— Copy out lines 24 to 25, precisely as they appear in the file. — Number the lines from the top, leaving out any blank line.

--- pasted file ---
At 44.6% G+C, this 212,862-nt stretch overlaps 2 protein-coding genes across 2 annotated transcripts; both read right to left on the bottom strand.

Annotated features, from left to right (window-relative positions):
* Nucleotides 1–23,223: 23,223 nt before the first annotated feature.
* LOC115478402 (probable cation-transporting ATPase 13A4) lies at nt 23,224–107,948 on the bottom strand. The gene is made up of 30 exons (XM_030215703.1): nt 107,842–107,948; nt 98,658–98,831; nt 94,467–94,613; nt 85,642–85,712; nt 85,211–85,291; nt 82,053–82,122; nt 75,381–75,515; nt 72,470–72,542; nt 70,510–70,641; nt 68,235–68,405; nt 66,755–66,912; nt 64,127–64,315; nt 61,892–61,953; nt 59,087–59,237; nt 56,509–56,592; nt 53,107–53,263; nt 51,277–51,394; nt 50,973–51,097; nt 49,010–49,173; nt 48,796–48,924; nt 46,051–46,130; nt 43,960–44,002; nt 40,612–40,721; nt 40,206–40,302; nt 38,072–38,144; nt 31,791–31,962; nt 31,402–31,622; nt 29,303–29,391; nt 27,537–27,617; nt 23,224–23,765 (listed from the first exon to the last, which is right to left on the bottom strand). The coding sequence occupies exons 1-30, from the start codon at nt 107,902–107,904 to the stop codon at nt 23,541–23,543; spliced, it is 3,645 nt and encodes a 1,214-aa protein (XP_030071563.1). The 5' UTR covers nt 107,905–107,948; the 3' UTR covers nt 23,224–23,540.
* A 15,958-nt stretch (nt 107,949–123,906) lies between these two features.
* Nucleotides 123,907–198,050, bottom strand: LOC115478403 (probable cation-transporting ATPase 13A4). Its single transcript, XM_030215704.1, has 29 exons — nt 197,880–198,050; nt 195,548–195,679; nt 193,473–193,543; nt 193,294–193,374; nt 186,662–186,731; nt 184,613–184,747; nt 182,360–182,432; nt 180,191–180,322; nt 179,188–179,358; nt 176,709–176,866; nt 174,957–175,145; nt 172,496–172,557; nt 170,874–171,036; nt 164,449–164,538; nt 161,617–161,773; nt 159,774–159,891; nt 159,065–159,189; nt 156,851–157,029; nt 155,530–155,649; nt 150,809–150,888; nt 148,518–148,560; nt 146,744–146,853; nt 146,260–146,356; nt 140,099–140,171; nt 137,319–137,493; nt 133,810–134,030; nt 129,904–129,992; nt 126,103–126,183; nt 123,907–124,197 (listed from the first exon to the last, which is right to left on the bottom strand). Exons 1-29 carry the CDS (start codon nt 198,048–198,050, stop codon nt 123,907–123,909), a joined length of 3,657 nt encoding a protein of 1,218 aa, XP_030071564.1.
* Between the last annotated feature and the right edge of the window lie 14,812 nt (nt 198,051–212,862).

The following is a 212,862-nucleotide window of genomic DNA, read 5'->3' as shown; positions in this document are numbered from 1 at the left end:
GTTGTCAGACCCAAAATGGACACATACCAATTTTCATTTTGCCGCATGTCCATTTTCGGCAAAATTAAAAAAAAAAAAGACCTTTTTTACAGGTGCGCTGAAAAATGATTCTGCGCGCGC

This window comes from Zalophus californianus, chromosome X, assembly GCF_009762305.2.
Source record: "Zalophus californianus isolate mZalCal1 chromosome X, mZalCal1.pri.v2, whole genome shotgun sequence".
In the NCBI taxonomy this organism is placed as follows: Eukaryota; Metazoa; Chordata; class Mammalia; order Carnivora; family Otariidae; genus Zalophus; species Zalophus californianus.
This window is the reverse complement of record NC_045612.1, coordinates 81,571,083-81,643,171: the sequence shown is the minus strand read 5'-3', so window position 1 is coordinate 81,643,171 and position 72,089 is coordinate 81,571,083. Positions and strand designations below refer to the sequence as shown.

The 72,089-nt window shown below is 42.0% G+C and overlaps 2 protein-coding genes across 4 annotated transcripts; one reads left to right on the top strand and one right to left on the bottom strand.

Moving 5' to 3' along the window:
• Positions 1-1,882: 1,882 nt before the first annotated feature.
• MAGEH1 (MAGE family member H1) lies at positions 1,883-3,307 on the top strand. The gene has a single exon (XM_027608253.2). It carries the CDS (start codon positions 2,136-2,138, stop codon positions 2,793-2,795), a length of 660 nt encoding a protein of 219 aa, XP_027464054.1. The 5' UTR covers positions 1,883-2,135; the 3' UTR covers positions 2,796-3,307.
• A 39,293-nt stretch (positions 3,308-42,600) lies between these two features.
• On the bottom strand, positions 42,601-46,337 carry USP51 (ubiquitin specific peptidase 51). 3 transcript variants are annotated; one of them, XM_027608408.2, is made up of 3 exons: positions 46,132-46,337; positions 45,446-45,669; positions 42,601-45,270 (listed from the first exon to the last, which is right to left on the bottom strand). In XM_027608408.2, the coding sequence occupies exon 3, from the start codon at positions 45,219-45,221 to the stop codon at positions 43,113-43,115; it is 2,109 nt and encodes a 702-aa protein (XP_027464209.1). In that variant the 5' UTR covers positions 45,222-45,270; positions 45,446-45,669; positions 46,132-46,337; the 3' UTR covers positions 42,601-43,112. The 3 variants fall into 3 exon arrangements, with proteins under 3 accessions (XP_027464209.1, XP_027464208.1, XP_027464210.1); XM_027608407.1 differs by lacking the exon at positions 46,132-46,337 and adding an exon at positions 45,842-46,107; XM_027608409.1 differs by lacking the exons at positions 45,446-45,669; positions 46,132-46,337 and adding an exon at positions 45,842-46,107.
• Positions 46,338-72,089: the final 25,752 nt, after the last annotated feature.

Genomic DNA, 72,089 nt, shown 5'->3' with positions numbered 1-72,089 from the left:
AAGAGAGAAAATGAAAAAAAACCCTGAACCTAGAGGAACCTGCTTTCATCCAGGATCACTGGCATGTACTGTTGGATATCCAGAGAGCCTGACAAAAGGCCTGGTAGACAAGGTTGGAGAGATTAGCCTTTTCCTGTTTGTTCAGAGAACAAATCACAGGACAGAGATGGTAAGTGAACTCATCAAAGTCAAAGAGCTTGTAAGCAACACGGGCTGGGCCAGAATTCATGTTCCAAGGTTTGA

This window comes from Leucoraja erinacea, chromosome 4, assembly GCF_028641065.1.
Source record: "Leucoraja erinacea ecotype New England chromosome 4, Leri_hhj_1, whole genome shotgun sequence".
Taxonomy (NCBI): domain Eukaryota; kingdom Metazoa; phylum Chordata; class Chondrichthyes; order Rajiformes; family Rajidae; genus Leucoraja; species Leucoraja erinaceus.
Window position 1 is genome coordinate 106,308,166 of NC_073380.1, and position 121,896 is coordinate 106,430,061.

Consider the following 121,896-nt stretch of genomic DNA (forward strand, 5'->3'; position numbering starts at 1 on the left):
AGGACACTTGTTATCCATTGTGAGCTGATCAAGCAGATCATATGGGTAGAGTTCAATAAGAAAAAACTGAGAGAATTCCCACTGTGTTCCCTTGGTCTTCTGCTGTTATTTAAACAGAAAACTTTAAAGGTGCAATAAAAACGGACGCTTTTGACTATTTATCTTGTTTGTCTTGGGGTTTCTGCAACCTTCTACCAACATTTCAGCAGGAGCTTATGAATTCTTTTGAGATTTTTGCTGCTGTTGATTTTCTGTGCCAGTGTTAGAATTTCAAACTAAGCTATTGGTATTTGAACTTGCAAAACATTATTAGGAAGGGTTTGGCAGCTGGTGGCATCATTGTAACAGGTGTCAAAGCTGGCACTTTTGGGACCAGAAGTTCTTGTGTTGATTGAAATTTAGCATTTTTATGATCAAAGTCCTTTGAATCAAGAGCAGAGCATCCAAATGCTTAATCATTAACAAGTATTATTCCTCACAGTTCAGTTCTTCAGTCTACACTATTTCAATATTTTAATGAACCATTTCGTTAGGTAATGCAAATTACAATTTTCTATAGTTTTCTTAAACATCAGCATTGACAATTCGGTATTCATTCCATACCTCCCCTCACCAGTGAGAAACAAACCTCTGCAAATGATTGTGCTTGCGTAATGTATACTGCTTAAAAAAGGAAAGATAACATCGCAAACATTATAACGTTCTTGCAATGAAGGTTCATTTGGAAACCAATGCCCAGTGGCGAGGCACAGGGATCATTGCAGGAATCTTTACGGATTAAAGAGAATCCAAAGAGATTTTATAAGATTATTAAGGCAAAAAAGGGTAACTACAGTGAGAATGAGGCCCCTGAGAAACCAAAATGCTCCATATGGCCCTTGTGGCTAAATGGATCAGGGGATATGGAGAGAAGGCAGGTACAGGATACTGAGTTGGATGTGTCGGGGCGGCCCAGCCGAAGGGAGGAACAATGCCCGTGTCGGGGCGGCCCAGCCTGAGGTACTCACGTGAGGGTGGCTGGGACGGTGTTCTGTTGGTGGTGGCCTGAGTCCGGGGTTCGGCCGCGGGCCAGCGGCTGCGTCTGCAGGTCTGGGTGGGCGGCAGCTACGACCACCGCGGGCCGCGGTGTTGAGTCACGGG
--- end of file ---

Source record: "Leucoraja erinacea ecotype New England chromosome 4, Leri_hhj_1, whole genome shotgun sequence".
Taxonomy (NCBI): domain Eukaryota; kingdom Metazoa; phylum Chordata; class Chondrichthyes; order Rajiformes; family Rajidae; genus Leucoraja; species Leucoraja erinaceus.